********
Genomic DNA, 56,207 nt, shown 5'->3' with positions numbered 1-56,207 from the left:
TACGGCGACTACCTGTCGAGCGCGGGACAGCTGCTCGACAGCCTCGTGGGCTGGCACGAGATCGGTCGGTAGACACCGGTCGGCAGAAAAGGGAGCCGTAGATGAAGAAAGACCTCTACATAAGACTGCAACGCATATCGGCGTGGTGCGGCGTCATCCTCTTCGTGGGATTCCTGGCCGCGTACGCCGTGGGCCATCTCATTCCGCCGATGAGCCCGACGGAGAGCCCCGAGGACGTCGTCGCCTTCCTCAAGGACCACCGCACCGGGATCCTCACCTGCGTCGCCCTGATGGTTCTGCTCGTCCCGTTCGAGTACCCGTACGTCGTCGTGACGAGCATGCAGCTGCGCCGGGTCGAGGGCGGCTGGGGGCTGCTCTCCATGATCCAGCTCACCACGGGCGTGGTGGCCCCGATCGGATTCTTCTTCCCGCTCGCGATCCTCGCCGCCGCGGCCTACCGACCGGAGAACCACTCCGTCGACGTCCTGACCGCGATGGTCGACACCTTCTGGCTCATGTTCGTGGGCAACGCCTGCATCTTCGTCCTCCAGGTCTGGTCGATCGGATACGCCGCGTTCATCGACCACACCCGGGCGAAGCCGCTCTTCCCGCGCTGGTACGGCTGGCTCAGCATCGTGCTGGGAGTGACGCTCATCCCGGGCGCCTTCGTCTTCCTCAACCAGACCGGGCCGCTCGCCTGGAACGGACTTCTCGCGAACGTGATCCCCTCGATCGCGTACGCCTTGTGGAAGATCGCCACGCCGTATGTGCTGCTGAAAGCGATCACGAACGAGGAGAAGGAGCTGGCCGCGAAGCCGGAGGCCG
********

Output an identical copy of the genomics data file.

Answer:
Genomic DNA, 56,207 nt, shown 5'->3' with positions numbered 1-56,207 from the left:
TACGGCGACTACCTGTCGAGCGCGGGACAGCTGCTCGACAGCCTCGTGGGCTGGCACGAGATCGGTCGGTAGACACCGGTCGGCAGAAAAGGGAGCCGTAGATGAAGAAAGACCTCTACATAAGACTGCAACGCATATCGGCGTGGTGCGGCGTCATCCTCTTCGTGGGATTCCTGGCCGCGTACGCCGTGGGCCATCTCATTCCGCCGATGAGCCCGACGGAGAGCCCCGAGGACGTCGTCGCCTTCCTCAAGGACCACCGCACCGGGATCCTCACCTGCGTCGCCCTGATGGTTCTGCTCGTCCCGTTCGAGTACCCGTACGTCGTCGTGACGAGCATGCAGCTGCGCCGGGTCGAGGGCGGCTGGGGGCTGCTCTCCATGATCCAGCTCACCACGGGCGTGGTGGCCCCGATCGGATTCTTCTTCCCGCTCGCGATCCTCGCCGCCGCGGCCTACCGACCGGAGAACCACTCCGTCGACGTCCTGACCGCGATGGTCGACACCTTCTGGCTCATGTTCGTGGGCAACGCCTGCATCTTCGTCCTCCAGGTCTGGTCGATCGGATACGCCGCGTTCATCGACCACACCCGGGCGAAGCCGCTCTTCCCGCGCTGGTACGGCTGGCTCAGCATCGTGCTGGGAGTGACGCTCATCCCGGGCGCCTTCGTCTTCCTCAACCAGACCGGGCCGCTCGCCTGGAACGGACTTCTCGCGAACGTGATCCCCTCGATCGCGTACGCCTTGTGGAAGATCGCCACGCCGTATGTGCTGCTGAAAGCGATCACGAACGAGGAGAAGGAGCTGGCCGCGAAGCCGGAGGCCG